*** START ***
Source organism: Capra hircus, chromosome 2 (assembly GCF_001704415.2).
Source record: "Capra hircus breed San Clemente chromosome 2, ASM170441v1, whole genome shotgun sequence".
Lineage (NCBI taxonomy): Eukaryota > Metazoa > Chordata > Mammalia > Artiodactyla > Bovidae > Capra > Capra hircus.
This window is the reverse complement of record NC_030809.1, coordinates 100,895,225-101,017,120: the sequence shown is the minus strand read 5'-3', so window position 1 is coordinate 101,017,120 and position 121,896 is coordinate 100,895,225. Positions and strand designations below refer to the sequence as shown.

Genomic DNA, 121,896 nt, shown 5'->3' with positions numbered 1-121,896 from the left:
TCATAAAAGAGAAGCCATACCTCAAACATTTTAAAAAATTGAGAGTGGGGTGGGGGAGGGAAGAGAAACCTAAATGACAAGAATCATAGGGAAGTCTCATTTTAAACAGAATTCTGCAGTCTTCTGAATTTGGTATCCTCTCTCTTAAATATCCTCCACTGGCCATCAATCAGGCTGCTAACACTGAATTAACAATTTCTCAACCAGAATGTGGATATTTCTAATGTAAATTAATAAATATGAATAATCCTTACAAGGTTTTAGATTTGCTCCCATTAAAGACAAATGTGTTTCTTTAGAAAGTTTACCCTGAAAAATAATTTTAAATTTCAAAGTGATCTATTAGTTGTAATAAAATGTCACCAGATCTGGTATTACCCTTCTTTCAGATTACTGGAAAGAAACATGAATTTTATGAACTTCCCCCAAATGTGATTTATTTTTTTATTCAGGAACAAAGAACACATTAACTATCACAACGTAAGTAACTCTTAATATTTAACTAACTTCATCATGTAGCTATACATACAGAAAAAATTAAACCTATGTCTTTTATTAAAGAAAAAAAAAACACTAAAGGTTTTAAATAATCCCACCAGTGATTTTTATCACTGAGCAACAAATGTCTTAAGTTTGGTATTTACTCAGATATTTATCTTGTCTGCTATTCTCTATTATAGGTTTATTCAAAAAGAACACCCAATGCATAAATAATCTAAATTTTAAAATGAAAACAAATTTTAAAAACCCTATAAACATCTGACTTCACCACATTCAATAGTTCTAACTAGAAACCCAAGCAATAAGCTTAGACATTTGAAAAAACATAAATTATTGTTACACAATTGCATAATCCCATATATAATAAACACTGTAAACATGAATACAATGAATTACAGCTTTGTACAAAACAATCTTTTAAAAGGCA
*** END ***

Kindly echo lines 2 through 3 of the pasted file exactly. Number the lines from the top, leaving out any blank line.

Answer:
Source record: "Capra hircus breed San Clemente chromosome 2, ASM170441v1, whole genome shotgun sequence".
Lineage (NCBI taxonomy): Eukaryota > Metazoa > Chordata > Mammalia > Artiodactyla > Bovidae > Capra > Capra hircus.